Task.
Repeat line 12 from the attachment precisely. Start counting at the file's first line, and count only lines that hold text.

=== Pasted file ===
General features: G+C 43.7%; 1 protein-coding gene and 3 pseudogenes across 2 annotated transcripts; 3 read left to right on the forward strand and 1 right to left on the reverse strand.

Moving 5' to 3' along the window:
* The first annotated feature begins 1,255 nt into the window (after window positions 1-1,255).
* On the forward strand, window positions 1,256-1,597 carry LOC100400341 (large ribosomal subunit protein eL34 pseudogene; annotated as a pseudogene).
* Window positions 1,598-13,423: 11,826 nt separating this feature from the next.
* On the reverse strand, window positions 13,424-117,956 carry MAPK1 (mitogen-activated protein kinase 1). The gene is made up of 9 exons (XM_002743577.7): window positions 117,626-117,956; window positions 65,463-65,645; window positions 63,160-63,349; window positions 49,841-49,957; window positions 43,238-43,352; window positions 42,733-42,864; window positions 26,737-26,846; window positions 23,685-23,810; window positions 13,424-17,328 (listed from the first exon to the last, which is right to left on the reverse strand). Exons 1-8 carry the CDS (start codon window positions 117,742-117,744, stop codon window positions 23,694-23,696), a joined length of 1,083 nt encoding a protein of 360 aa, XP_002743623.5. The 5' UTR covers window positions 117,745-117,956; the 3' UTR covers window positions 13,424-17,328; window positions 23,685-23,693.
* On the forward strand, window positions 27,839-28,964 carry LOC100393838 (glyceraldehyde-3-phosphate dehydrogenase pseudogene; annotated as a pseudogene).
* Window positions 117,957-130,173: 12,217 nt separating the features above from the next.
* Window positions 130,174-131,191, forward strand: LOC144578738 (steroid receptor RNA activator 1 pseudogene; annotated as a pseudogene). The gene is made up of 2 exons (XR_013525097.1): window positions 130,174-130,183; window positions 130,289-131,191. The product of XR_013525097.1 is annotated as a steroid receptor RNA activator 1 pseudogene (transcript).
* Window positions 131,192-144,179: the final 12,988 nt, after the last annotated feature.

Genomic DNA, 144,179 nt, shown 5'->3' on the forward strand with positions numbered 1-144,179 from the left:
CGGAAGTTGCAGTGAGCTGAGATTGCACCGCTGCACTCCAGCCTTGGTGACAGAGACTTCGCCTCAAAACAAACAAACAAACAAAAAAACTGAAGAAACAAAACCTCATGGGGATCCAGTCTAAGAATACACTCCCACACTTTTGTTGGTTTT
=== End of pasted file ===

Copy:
CGGAAGTTGCAGTGAGCTGAGATTGCACCGCTGCACTCCAGCCTTGGTGACAGAGACTTCGCCTCAAAACAAACAAACAAACAAAAAAACTGAAGAAACAAAACCTCATGGGGATCCAGTCTAAGAATACACTCCCACACTTTTGTTGGTTTT